“Georgia… Georgia…The whole day through, just an old sweet song, keeps Georgia on my mind!” As an Atlantean, I grew up hearing the rich, melodic voice of Ray Charles regularly. His iconic song, “Georgia On My Mind,” embodied the rhythm of an entire state. His prolific piano skills mesmerized those who listened and those who watched as the musician ferociously swayed his head while majestically playing the keyboard. Besides his legendary music, Ray Charles stage presence was iconic and never would he be seen without his thick, black sunglasses and 1000-kilowatt smile. Charles was blind by age 7 due to glaucoma. Nonetheless, young Charles had insatiable love for music and learned to play the piano using braille music. He was particularly drawn to jazz and the blues, which he later heavily incorporated into his music. Charles was still incredibly popular when another musician, Stevie Wonder, entered the jazz, R&B realm. The Motown wonder churned classics after classics with hits like “Superstition” and “You are the Sunshine of My Life.” Wonder like Charles had no eyesight and wore thick black frames; Charles had lost his eyesight when he was born six months premature and experienced retinopathy as a premature baby receiving excessive amounts of oxygen. The two men, both blind, had some of the most remarkable hearing.
This made me curious; does being blind influence our auditory processing, making us more attuned to our other senses? This was a rumor I had long heard and was curious to explore further. In an article published just last month in The Journal of Acoustical Society of America, Zhang and Jiang, 2019 tested whether congenital blindness enhances perception of musical rhythm more than melody in Mandarin speakers. While neither Charles nor Wonder spoke Mandarin, it is reasonable to assume that the rhythmic enhancement that would occur due to congenital blindness would similarly occur in those who are congenital blind and speaking English.
Using the Musical Ear Test, a common musical aptitude test that focuses on both rhythm and melody, the researchers tested the musical competence of sighted and congenitally blind individuals to determine musical competence. The experiment included twenty-eight sighted individuals eighteen congenitally blind subjects; all with no formal musical training. They then were placed individually in rooms and given different stimuli to listen to containing various sound pressure and intensity and then asked to identify which stimuli were identical to each other (Zhang and Jiang, 2019). The results were surprising and nuanced. Congenital blind individuals demonstrated higher general higher musical amplitude and more specifically a superiority in music perception exclusively for rhythm (Zhang and Jiang, 2019). Blind and sighted individuals performed equally well on melodic tasks. Perhaps the reason for this is because music is not solely an auditory function but with an underlying motor component (Levitin et al., 2018). The motor components of music such as pulse, tempo and rhythm are vital to musical success and part of our evolutionary history.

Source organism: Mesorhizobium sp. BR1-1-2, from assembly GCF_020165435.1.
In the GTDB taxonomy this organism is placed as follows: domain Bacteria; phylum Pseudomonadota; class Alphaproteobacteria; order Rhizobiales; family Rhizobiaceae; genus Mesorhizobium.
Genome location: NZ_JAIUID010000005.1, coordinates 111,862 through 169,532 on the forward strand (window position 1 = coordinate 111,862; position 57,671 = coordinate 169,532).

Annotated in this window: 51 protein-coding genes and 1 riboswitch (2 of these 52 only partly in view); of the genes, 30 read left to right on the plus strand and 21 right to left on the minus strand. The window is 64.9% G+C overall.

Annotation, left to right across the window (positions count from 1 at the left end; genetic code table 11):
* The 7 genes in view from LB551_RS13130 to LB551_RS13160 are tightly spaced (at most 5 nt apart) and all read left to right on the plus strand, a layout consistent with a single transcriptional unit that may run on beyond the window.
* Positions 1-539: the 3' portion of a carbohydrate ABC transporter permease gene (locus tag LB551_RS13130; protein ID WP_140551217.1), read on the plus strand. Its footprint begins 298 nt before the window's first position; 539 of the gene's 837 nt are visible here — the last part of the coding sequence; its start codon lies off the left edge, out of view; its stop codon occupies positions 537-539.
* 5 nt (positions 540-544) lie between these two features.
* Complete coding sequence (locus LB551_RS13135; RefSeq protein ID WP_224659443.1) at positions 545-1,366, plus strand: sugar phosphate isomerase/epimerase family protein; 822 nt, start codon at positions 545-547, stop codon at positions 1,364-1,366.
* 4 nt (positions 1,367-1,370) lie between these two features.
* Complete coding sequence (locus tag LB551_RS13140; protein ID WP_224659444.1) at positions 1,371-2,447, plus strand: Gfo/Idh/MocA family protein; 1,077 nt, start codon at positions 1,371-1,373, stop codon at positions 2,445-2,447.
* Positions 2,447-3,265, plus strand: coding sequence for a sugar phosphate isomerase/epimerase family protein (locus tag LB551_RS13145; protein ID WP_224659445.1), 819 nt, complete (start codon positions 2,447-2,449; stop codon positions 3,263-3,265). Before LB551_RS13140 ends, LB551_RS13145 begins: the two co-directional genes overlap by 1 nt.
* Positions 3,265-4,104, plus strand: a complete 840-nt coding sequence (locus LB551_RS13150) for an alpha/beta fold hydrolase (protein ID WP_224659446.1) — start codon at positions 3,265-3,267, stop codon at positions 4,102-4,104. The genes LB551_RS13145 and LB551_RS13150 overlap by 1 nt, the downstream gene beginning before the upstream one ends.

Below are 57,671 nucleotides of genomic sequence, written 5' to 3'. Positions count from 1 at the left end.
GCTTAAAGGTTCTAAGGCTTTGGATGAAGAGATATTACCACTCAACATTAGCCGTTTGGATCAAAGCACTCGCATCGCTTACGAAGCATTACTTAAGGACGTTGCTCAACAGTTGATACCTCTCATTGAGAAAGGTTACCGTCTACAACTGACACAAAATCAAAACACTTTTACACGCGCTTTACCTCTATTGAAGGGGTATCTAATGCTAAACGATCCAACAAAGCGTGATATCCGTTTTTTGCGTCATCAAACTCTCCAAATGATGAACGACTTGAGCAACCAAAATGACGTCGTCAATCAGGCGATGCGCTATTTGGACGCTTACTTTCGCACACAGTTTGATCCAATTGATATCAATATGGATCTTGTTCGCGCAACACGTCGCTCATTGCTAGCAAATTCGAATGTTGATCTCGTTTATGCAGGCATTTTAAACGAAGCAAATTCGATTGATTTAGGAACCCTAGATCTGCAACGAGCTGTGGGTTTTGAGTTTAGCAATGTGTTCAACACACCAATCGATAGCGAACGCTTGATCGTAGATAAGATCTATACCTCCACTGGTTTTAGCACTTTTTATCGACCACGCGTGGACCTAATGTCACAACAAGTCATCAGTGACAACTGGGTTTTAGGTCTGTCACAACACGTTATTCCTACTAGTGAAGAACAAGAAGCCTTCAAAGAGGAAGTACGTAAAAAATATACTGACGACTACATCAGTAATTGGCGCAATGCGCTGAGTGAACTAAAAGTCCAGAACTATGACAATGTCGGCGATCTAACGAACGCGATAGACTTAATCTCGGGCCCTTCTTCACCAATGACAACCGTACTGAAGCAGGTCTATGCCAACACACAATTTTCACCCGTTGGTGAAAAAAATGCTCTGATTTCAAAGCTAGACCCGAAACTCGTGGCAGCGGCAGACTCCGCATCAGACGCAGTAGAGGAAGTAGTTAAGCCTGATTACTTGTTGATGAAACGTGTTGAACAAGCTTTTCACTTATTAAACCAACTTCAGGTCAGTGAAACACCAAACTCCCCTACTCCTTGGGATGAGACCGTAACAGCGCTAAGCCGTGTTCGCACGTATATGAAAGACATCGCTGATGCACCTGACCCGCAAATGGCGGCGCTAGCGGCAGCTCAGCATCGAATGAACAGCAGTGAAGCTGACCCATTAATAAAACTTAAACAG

While the review article does not explicitly state that rhythm identification is enhanced by blindness, I am curious as to whether those who are congenitally blind grow up relying more on rhythmic components to learn music and thus are more attuned to hearing them. Given we are exposed to music regularly our entire lives, it is difficult to distinguish whether the rhythmic advantage found in congenital blindness in the Zhang and Jiang, 2019 study is one rooted in neuroanatomical differences in our auditory system or whether greater reliance on the auditory system has improved its function through practice. Additionally, these rhythmic enhancements could be due to an absence of visual distractions. When one typically listens to music, one is looking at the singer, observing their emotions and stage presence. In a car, listening to music, yet again we are distracted. Perhaps the rhythmic advantage seen in congenially blind individuals is linked to the decrease of other distracting stimuli, allowing the brain to solely focus on the rhythm.
In addition to rhythm, a recent study conducted Arnaud et al., 2018 analyzed whether patients with early stage blindness had a difference in pitch perception. Pitch perception was tested for fifteen congenially blind adults and fifteen sighted adults with each individual identifying a native and non-native vowel as a baseline. The study then asked participants to identify pitch differences in these vowels and discovered that blind subjects had a higher discernment ability for pitch differences for native vowels, music stimuli, and pure tones (Arnaud et al., 2018). Interestingly, older participants indicated an improved ability to identify instrumental noise over speech sounds. This reminds me of research I did several years ago on Alzheimer’s patients and music, and how songs with strong emotional attachments were played for patients with dementia to recall memories. Music in all its glorious forms seems to touch us deeply and intricately in a way that is not fully understood but is unequivocally challenged amongst people of all stratospheres.
Arnaud Laureline, Gracco Vincent, Menard Lucie (2018). Enhanced perception of pitch changes in speech and music in early blind adults. Neuropsychologia. 117, 261-270,
Levitin, D. J., Grahn, J. A., and London, J. (2018). “The psychology of music: Rhythm and movement,” Ann. Rev. Psychol. 69, 51–75.
Zhang, Linjun & Jiang, Wenling & Shu, Hua & Zhang, Yang. (2019). Congenital blindness enhances perception of musical rhythm more than melody in Mandarin speakers. The Journal of the Acoustical Society of America. 145. EL354-EL359.
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